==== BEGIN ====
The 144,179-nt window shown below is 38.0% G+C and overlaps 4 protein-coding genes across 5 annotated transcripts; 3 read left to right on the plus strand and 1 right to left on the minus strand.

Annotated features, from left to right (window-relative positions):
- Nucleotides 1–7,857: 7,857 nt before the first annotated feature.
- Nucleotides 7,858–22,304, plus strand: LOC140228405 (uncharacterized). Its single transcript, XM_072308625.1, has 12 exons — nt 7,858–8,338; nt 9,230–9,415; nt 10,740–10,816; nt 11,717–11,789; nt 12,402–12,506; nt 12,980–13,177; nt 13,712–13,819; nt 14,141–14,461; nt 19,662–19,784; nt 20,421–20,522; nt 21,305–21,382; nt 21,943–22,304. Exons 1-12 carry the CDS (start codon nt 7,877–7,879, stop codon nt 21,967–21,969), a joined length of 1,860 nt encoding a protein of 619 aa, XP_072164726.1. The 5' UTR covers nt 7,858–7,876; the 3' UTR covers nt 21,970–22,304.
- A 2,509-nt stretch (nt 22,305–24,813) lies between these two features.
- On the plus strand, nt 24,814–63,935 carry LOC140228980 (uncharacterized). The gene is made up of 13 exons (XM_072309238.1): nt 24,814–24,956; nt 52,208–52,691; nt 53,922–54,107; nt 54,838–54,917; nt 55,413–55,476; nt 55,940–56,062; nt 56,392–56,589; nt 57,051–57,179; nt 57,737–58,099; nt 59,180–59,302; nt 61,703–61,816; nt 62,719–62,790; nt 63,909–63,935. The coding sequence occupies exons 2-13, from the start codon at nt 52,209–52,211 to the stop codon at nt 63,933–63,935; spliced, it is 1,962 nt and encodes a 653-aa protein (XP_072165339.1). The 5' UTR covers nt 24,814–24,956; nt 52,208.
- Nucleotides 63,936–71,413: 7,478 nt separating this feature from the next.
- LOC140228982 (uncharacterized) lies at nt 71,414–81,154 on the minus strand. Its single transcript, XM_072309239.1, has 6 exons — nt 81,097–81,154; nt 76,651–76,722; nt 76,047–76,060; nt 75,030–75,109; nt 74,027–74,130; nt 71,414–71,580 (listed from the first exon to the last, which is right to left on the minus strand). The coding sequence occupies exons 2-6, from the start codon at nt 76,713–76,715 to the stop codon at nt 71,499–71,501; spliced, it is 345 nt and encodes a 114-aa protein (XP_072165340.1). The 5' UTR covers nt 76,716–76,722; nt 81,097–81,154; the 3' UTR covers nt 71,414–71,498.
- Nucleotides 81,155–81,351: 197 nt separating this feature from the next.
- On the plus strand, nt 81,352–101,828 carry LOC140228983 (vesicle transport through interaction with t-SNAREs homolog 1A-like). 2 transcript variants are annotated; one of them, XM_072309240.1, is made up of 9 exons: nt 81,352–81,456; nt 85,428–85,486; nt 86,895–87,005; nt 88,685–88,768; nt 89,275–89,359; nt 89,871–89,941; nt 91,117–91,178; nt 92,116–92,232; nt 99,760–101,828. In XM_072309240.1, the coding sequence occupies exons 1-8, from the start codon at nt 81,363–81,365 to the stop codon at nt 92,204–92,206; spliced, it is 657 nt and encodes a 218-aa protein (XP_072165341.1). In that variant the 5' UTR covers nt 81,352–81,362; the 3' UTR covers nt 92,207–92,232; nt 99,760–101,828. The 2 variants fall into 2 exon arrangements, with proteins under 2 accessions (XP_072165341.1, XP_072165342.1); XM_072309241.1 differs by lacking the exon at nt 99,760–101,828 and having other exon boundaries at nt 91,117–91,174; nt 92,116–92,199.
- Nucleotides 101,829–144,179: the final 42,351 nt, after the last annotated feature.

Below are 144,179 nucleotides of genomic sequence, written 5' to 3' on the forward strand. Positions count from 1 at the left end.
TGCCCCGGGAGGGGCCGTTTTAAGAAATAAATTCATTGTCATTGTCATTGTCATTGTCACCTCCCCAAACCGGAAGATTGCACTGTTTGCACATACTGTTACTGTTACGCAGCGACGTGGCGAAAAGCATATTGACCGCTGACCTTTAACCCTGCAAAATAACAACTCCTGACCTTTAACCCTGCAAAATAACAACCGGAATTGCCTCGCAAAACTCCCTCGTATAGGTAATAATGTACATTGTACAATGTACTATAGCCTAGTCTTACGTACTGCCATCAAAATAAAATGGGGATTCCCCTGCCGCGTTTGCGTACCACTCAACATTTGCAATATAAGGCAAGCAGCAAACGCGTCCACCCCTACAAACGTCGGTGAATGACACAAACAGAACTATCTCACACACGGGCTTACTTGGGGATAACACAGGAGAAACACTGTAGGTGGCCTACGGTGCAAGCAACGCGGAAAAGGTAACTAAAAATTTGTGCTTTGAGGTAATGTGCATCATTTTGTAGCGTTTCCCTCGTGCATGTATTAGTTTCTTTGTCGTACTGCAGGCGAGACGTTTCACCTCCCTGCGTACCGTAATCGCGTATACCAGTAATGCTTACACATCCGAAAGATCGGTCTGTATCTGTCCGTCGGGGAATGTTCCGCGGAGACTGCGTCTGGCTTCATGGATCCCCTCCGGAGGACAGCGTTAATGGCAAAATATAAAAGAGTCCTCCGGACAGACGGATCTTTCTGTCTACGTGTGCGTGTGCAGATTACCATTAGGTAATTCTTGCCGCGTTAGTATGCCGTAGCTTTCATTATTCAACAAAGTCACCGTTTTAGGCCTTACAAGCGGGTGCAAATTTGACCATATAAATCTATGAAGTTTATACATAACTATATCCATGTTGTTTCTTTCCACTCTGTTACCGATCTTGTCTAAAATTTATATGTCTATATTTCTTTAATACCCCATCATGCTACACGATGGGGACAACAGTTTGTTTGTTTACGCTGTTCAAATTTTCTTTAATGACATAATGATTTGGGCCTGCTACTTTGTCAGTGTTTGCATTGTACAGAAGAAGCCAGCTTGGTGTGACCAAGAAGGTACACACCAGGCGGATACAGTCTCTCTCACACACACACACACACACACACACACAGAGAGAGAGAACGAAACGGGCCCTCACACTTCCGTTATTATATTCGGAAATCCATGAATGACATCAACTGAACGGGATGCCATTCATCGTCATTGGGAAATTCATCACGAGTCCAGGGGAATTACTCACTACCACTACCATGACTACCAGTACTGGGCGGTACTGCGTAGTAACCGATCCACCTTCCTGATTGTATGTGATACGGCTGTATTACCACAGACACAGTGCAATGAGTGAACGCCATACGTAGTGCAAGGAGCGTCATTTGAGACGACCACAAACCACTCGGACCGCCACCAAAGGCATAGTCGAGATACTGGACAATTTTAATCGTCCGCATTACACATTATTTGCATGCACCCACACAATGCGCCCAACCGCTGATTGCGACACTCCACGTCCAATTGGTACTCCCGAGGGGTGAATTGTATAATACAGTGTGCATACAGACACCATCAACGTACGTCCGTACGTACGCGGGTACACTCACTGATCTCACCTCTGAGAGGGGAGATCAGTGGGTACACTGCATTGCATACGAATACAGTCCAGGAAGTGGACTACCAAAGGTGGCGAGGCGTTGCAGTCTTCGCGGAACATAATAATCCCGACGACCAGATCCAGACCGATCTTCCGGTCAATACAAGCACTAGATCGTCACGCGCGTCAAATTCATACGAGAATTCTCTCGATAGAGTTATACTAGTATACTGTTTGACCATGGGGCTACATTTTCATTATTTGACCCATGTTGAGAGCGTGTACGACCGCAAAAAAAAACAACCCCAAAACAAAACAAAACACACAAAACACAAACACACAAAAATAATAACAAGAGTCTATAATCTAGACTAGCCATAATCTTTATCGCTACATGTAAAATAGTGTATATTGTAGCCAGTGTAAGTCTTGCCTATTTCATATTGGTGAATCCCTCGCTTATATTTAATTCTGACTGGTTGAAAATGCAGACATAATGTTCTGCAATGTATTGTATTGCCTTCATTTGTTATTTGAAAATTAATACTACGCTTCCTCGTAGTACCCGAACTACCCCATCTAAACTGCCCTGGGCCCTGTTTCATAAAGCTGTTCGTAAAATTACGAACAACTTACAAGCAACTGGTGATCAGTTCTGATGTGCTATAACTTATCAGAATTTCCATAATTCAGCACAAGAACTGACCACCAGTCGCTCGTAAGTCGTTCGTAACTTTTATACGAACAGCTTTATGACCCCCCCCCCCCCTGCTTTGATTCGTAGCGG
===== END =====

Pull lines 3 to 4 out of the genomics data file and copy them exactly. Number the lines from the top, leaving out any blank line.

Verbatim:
- Nucleotides 1–7,857: 7,857 nt before the first annotated feature.
- Nucleotides 7,858–22,304, plus strand: LOC140228405 (uncharacterized). Its single transcript, XM_072308625.1, has 12 exons — nt 7,858–8,338; nt 9,230–9,415; nt 10,740–10,816; nt 11,717–11,789; nt 12,402–12,506; nt 12,980–13,177; nt 13,712–13,819; nt 14,141–14,461; nt 19,662–19,784; nt 20,421–20,522; nt 21,305–21,382; nt 21,943–22,304. Exons 1-12 carry the CDS (start codon nt 7,877–7,879, stop codon nt 21,967–21,969), a joined length of 1,860 nt encoding a protein of 619 aa, XP_072164726.1. The 5' UTR covers nt 7,858–7,876; the 3' UTR covers nt 21,970–22,304.